Due to current circumstances discussions focus again on questions of and challenges to basic rights, such as right of expression, privacy, data and information, design (as it becomes increasingly expensive commodity), and so on. However, one of the most basic questions remains relatively unaddressed, namely the right to ground.
Throughout human history understandings existed that governed the temporary appropriation of private ground, such as the right to roam and the Scandinavian everyman’s right. The latter is anchored in various ways in the Scandinavian context, ranging from constitutional to customary rights, etc. In the context of increasing urbanisation, landgrab, disapprerance of public space in large parts of the world, new walls between countries and potential fortification of parts of Europe, one may ask what the immediate future of access to ground will be. The presentation and paper will focus on a systemic and design approach to the question of the rights to ground, based on existing and projected arrangements. Furthermore urban, landscape and architectural design implications will be discussed and the scope will expanded to non-human rights to ground.
Prof. Michael U. Hensel [Dipl. Ing. Grad Dipl Des AA PhD Reading] is an architect, researcher, educator and writer. Currently he is tenured professor for architecture at AHO the Oslo School of Architecture and Design where he directs the Research Center for Architecture and Tectonics [RCAT]. He is a founding member of OCEAN (1994), and founding and current chairman of the OCEAN Design Research Association and the Sustainable Environment Association [SEA]. The OCEAN Design Research Association is an international and independent not-for-profit organization with the mission to conduct inter- and transdisciplinary research by design, and to develop overarching theoretical frameworks and related design methods in its specific areas of inquiry. SEA is an international and interdisciplinary not-for-profit expertise network that pursues systematic, integrative and interdisciplinary inquiry into the human-influenced and built environment and its interaction with the natural environment and local ecosystems with the aim to develop alternative approaches to architectural design and sustainability. From 2007 to 2012 he was board member of BIONIS – The Biomimetics Network for Industrial Sustainability.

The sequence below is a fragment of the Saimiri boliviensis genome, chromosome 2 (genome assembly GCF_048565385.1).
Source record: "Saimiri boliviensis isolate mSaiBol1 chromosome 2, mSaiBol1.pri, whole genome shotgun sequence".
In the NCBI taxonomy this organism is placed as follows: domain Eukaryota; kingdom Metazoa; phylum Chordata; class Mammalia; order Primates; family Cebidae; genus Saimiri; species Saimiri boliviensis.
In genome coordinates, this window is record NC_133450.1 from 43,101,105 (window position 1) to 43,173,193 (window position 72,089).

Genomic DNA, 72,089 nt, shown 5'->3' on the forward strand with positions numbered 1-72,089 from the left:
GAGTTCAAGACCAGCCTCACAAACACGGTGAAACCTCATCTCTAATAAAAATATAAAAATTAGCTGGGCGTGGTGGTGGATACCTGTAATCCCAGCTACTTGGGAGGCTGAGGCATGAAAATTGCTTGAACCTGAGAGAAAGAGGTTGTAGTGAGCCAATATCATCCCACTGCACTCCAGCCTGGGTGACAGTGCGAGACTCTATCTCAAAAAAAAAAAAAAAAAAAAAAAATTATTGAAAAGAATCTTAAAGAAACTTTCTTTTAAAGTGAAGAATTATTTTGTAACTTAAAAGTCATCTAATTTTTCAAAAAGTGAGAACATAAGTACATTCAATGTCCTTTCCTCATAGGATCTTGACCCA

From 1993 to 2009 he taught at the Architectural Association School of Architecture in London, where he co-initiated and co-directed the Emergent Technologies and Design Program from 2001 to 2009. He held numerous visiting professorships and innovation fellowships and taught and lectured in Europe, the Americas, Asia and Australia. In his academic work he integrates research and education with a strong emphasis on interdisciplinarity, critical ability and projective capacity.
His writings have been published in Chinese, Czech, English, Estonian, Farsi, Finnish, French, German, Japanese, Korean, Norwegian, Spanish, and Turkish. He has authored, co-authored and edited numerous books and journals.